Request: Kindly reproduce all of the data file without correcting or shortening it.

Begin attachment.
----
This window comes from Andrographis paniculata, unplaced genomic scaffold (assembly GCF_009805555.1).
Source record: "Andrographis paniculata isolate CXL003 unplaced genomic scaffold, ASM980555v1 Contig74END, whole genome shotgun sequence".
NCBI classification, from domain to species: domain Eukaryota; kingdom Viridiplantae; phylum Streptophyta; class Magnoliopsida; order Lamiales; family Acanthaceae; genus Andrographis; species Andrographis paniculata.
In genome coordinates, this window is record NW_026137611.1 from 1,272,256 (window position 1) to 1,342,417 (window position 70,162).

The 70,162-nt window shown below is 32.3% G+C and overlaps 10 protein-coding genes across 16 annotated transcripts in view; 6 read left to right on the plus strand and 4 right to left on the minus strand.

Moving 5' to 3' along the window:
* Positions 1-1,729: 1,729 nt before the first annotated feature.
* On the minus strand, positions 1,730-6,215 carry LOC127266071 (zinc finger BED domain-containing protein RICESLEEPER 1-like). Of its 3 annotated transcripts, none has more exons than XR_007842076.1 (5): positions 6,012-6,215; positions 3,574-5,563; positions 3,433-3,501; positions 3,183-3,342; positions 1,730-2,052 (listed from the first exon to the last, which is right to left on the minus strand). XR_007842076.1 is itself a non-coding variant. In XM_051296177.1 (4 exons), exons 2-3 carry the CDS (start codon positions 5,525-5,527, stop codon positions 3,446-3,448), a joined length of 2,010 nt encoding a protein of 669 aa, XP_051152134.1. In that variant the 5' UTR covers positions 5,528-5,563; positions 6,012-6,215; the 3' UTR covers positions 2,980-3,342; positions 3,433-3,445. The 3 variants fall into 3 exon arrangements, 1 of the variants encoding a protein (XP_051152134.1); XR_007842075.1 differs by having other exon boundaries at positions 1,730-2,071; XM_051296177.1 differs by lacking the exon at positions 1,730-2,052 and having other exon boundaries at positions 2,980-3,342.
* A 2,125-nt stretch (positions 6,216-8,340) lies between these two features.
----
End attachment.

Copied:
This window comes from Andrographis paniculata, unplaced genomic scaffold (assembly GCF_009805555.1).
Source record: "Andrographis paniculata isolate CXL003 unplaced genomic scaffold, ASM980555v1 Contig74END, whole genome shotgun sequence".
NCBI classification, from domain to species: domain Eukaryota; kingdom Viridiplantae; phylum Streptophyta; class Magnoliopsida; order Lamiales; family Acanthaceae; genus Andrographis; species Andrographis paniculata.
In genome coordinates, this window is record NW_026137611.1 from 1,272,256 (window position 1) to 1,342,417 (window position 70,162).

The 70,162-nt window shown below is 32.3% G+C and overlaps 10 protein-coding genes across 16 annotated transcripts in view; 6 read left to right on the plus strand and 4 right to left on the minus strand.

Moving 5' to 3' along the window:
* Positions 1-1,729: 1,729 nt before the first annotated feature.
* On the minus strand, positions 1,730-6,215 carry LOC127266071 (zinc finger BED domain-containing protein RICESLEEPER 1-like). Of its 3 annotated transcripts, none has more exons than XR_007842076.1 (5): positions 6,012-6,215; positions 3,574-5,563; positions 3,433-3,501; positions 3,183-3,342; positions 1,730-2,052 (listed from the first exon to the last, which is right to left on the minus strand). XR_007842076.1 is itself a non-coding variant. In XM_051296177.1 (4 exons), exons 2-3 carry the CDS (start codon positions 5,525-5,527, stop codon positions 3,446-3,448), a joined length of 2,010 nt encoding a protein of 669 aa, XP_051152134.1. In that variant the 5' UTR covers positions 5,528-5,563; positions 6,012-6,215; the 3' UTR covers positions 2,980-3,342; positions 3,433-3,445. The 3 variants fall into 3 exon arrangements, 1 of the variants encoding a protein (XP_051152134.1); XR_007842075.1 differs by having other exon boundaries at positions 1,730-2,071; XM_051296177.1 differs by lacking the exon at positions 1,730-2,052 and having other exon boundaries at positions 2,980-3,342.
* A 2,125-nt stretch (positions 6,216-8,340) lies between these two features.